A week and a half after the New York Times and Puerto Rican journalists published independent reviews suggesting the country’s post-Hurricane Maria death toll was much higher than the official count, the United States territory is seeking a recount. According to the Times, Gov. Ricardo A. Rosselló has ordered an official review of the government’s prior tally, followed by a subsequent recount of the actual total number of deaths stemming from Hurricane Maria’s devastation.
The proposed review will account for deaths due to “natural causes” that occurred after Hurricane Maria struck the island on September 20th. Not all of these deaths can be attributed to the devastation, of course, but considering the territory’s struggle to repair its power grid and other basic utilities, many suspect the previous death toll doesn’t account for as much as it should:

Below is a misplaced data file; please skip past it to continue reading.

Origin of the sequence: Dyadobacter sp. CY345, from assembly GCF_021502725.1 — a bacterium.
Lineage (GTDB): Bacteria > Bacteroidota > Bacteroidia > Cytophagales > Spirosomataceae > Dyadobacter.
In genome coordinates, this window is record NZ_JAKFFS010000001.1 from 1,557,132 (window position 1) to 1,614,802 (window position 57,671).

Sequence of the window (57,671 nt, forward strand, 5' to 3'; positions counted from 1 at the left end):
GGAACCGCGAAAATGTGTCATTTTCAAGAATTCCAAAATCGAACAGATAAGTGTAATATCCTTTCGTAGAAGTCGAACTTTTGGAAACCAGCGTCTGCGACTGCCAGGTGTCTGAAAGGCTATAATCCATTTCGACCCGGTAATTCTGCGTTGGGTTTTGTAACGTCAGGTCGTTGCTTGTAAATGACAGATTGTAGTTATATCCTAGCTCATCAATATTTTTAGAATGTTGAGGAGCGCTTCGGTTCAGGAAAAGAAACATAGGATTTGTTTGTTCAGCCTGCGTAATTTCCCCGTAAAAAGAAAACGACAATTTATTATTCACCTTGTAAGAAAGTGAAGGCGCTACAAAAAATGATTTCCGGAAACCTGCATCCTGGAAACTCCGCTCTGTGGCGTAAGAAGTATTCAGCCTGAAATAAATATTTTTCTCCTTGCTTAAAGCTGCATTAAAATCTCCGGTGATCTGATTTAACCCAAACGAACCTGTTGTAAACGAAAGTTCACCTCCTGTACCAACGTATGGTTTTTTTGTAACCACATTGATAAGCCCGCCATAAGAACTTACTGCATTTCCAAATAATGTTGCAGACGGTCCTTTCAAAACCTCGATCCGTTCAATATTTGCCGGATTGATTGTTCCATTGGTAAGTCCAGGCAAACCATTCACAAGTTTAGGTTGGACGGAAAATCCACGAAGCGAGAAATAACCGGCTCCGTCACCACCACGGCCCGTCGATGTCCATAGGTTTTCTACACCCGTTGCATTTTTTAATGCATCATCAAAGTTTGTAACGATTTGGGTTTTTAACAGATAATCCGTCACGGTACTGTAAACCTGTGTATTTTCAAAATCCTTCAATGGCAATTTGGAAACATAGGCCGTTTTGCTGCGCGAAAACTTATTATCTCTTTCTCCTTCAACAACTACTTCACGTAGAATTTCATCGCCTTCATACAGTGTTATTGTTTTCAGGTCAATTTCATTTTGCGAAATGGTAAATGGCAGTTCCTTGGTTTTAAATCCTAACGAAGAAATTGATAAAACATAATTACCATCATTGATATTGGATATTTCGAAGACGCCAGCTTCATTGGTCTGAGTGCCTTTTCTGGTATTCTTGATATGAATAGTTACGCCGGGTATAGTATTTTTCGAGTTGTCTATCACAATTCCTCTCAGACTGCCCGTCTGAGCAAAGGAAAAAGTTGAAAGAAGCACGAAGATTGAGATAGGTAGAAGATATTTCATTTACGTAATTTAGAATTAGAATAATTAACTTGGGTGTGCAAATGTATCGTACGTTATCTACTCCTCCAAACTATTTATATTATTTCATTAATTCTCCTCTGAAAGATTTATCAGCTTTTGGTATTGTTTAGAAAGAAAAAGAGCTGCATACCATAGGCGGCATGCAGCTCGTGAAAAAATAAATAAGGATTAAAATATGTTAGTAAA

“This is about more than numbers, these are lives: real people, leaving behind loved ones and families,” Mr. Rosselló said in a statement.
The governor acknowledged on Monday that the death toll “may be higher than the official count certified to date” — an apparent about-face for his administration, which has spent months stubbornly defending its counting method, even as it became obvious that it did not reflect the unusually high death rate in Puerto Rico after the storm.
Aside from the Times‘ own independent review, Puerto Rico’s Center for Investigative Journalism determined 1,065 more people had died following Hurricane Maria’s September landfall — 13 more than the Times. Meanwhile (in November), CNN revealed at least 499 more deaths than previously reported were possibly due to the hurricane, according to funeral homes managing the situation on the island.
(Via New York Times)